After 29 men died in his company’s mine, Don Blankenship is fighting to stay out of prison. But he’s already won the battle to convert coal country to his brand of conservative politics.
THE PEOPLE OF the Kentucky and West Virginia borderland, where Don Blankenship’s family has lived for generations, have always clustered, out of tradition and necessity, along river valleys and in low-lying hollows amid the nubby Appalachian peaks. The winding roads there, crumbling under the weight of overloaded Mack trucks, are lined with trailers like the one Blankenship grew up in, many with “Friend of Coal” placards in their windows.
But at the peak of his 18-year reign as the CEO of coal giant Massey Energy—as if in a symbolic nod to his rise from hardscrabble roots—Blankenship erected a four-story villa that evoked a fairy-tale castle on a Kentucky mountaintop. It was a short helicopter ride from his primary home, a gated estate on the other side of the Tug Fork River. From a white tower atop his Massey-owned mountain retreat, Blankenship could look out on the coal yards and misty hollows of West Virginia’s Mingo County like a king surveying his domain.
Blankenship earned his way to this summit by reducing many of the nearby mountaintops to heaps of gravel and harvesting the bituminous seams inside them to nearly triple his company’s revenue. Heavyset and balding, with a slug of a mustache and anthracite eyes, he was a harsh taskmaster whose cutthroat management style transformed what was once a modest family business into the region’s largest coal producer. In the process, he rose from a small-town accountant to a political heavyweight who dined at the White House and rocked out with Ted Nugent.
Blankenship cultivated an image as a Mingo County son made good—a good ol’ boy who ran a multibillion-dollar company from a double-wide trailer. And he saw himself as a heroic figure who brought jobs to the depressed enclaves of his native West Virginia. But with his gaze fixed on the bottom line, Blankenship crushed the mine workers union that was baptized in his backyard.
Voluminous court records and government investigations show that he presided over a company that padded its profits by running some of the most dangerous workplaces in the country. Massey polluted the waterways that had sustained Blankenship’s forebears, rained coal dust on the schoolyards where his miners’ children played, and subjected the men he grew up with in southern West Virginia to unsafe working conditions.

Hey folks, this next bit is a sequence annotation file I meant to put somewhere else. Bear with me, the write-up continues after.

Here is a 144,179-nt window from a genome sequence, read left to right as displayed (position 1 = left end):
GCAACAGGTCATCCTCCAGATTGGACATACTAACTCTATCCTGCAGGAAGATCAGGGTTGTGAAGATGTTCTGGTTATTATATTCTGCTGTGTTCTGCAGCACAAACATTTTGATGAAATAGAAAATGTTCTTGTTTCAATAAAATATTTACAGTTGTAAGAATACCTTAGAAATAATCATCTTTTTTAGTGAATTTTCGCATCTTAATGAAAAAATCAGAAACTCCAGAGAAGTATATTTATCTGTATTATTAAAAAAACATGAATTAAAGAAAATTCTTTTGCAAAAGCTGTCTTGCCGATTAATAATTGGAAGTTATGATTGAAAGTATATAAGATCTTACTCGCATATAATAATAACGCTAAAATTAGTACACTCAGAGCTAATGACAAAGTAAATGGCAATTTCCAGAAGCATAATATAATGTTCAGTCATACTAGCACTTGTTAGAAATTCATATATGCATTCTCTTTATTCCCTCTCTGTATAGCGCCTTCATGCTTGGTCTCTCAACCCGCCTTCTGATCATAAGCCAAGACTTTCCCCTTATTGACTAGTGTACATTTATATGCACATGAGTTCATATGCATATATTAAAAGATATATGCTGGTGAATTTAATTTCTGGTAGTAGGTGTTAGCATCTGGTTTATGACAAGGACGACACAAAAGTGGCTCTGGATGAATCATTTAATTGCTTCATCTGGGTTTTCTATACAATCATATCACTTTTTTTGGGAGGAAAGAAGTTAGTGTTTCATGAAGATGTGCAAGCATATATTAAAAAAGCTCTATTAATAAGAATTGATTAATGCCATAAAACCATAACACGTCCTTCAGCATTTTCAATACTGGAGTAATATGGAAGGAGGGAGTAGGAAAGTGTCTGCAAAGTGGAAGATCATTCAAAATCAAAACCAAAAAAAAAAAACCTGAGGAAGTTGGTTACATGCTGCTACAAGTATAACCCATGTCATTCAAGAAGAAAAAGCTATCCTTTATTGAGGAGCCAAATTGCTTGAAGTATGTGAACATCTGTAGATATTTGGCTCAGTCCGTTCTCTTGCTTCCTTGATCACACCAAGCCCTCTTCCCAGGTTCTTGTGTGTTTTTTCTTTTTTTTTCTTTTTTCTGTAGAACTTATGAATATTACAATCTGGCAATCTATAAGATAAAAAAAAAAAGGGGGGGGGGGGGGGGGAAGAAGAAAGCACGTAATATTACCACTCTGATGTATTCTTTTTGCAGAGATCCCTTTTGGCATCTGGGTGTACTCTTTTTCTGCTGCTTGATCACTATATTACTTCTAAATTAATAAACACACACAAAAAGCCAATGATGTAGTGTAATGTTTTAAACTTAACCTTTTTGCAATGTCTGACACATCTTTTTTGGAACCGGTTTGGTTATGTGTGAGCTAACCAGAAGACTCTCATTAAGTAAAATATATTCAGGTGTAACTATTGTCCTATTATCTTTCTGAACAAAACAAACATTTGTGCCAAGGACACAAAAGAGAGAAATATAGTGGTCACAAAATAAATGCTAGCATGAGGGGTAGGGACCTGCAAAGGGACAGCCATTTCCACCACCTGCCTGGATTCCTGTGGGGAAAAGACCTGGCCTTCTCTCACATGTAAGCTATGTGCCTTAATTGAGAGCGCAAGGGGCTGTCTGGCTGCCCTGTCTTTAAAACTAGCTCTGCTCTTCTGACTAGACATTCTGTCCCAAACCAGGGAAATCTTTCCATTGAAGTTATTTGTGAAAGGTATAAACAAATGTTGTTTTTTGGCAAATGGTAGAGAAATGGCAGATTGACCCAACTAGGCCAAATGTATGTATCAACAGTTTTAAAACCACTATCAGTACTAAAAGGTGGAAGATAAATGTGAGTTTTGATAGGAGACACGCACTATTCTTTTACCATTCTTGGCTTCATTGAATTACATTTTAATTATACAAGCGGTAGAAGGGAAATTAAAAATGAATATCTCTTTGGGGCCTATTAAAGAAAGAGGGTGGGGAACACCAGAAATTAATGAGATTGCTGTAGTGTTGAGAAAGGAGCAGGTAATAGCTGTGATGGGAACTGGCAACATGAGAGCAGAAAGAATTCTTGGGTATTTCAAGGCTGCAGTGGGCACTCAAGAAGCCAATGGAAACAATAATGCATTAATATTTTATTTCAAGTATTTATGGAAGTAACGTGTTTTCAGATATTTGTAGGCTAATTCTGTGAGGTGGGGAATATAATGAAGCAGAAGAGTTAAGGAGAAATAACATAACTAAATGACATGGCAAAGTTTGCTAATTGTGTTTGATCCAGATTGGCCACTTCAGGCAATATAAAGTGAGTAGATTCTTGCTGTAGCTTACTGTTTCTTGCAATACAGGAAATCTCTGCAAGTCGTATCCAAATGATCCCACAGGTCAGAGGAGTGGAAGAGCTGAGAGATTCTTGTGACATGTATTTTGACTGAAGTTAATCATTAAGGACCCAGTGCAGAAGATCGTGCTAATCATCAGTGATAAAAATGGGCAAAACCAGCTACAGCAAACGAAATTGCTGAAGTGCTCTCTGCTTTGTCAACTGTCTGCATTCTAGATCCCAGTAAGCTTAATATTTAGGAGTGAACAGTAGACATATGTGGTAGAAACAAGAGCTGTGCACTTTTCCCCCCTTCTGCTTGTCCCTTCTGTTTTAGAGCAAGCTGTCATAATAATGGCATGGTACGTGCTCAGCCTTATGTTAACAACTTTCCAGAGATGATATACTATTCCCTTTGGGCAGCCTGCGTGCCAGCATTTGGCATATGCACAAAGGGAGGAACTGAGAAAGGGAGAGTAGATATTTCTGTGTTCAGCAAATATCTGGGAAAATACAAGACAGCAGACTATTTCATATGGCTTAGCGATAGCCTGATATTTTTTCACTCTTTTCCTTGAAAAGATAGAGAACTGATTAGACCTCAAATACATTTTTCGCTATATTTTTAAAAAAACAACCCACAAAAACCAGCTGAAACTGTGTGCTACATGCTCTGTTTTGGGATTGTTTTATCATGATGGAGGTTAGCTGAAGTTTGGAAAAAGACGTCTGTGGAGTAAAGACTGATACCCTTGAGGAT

A mascot of the coal industry’s worst excesses, Blankenship pumped millions of dollars into West Virginia’s political system to promote an anti-regulatory agenda and curry favor with state lawmakers and officials. But Massey’s pursuit of profits at any cost ultimately proved to be Blankenship’s downfall. When, on April 5, 2010, an explosion at Massey’s Upper Big Branch mine killed 29 workers—the worst mining disaster in the United States in 40 years—prosecutors began slowly building a case against the powerful mogul.
Last November, four years after Blankenship left Massey and the company was bought for $8.5 billion by Virginia-based coal company Alpha Natural Resources, a federal grand jury indicted him for allegedly conspiring to commit mine safety violations, conspiring to cover up those violations, and providing false statements about his company’s safety record. He could face more than 30 years behind bars.
Blankenship, who has pleaded not guilty, is slated to go on trial on October 1. For the better part of the past year, he’s been restricted by a judge’s order to the eastern Kentucky and southern West Virginia counties where he has spent most of his life—a prisoner among those he’s allegedly wronged.
The trial’s timing is foreboding: Dwindling reserves and cheap natural gas, with a nudge from new environmental regulations imposed by the Obama administration, have tightened the noose around Appalachian coal. In August, Alpha Natural Resources filed for bankruptcy. Blankenship’s prosecution could be a canary for something bigger—the death knell of an industry that has both taken lives and sustained them for as long as anybody in these parts can remember.
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